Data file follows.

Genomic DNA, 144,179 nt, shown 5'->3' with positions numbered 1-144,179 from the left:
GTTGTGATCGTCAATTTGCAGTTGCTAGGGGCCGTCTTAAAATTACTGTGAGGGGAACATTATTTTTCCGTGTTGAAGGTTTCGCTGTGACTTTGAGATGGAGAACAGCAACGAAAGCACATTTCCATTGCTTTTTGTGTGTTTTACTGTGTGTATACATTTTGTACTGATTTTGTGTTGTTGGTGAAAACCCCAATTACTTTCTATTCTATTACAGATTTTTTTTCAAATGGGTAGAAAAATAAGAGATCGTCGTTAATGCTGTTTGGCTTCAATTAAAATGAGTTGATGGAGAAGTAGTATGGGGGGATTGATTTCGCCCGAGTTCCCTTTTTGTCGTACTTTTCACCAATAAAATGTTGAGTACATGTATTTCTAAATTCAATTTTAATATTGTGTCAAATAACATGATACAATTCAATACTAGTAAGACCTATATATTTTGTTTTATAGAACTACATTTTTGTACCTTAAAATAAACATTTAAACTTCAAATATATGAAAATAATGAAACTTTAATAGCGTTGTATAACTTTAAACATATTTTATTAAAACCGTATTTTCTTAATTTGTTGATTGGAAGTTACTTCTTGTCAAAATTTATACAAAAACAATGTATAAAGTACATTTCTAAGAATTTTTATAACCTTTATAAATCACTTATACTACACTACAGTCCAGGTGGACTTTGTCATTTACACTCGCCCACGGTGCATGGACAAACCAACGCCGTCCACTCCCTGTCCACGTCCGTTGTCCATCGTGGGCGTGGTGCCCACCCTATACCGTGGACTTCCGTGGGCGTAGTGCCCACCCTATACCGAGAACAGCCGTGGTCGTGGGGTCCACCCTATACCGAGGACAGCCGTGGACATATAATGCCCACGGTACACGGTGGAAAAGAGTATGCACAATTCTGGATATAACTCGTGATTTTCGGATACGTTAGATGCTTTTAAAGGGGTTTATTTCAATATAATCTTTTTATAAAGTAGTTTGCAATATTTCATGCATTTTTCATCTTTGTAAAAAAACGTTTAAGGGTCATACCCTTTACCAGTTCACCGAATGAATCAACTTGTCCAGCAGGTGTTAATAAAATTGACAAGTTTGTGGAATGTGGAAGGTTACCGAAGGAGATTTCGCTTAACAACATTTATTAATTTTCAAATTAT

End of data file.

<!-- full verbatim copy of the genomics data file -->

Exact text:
Genomic DNA, 144,179 nt, shown 5'->3' with positions numbered 1-144,179 from the left:
GTTGTGATCGTCAATTTGCAGTTGCTAGGGGCCGTCTTAAAATTACTGTGAGGGGAACATTATTTTTCCGTGTTGAAGGTTTCGCTGTGACTTTGAGATGGAGAACAGCAACGAAAGCACATTTCCATTGCTTTTTGTGTGTTTTACTGTGTGTATACATTTTGTACTGATTTTGTGTTGTTGGTGAAAACCCCAATTACTTTCTATTCTATTACAGATTTTTTTTCAAATGGGTAGAAAAATAAGAGATCGTCGTTAATGCTGTTTGGCTTCAATTAAAATGAGTTGATGGAGAAGTAGTATGGGGGGATTGATTTCGCCCGAGTTCCCTTTTTGTCGTACTTTTCACCAATAAAATGTTGAGTACATGTATTTCTAAATTCAATTTTAATATTGTGTCAAATAACATGATACAATTCAATACTAGTAAGACCTATATATTTTGTTTTATAGAACTACATTTTTGTACCTTAAAATAAACATTTAAACTTCAAATATATGAAAATAATGAAACTTTAATAGCGTTGTATAACTTTAAACATATTTTATTAAAACCGTATTTTCTTAATTTGTTGATTGGAAGTTACTTCTTGTCAAAATTTATACAAAAACAATGTATAAAGTACATTTCTAAGAATTTTTATAACCTTTATAAATCACTTATACTACACTACAGTCCAGGTGGACTTTGTCATTTACACTCGCCCACGGTGCATGGACAAACCAACGCCGTCCACTCCCTGTCCACGTCCGTTGTCCATCGTGGGCGTGGTGCCCACCCTATACCGTGGACTTCCGTGGGCGTAGTGCCCACCCTATACCGAGAACAGCCGTGGTCGTGGGGTCCACCCTATACCGAGGACAGCCGTGGACATATAATGCCCACGGTACACGGTGGAAAAGAGTATGCACAATTCTGGATATAACTCGTGATTTTCGGATACGTTAGATGCTTTTAAAGGGGTTTATTTCAATATAATCTTTTTATAAAGTAGTTTGCAATATTTCATGCATTTTTCATCTTTGTAAAAAAACGTTTAAGGGTCATACCCTTTACCAGTTCACCGAATGAATCAACTTGTCCAGCAGGTGTTAATAAAATTGACAAGTTTGTGGAATGTGGAAGGTTACCGAAGGAGATTTCGCTTAACAACATTTATTAATTTTCAAATTAT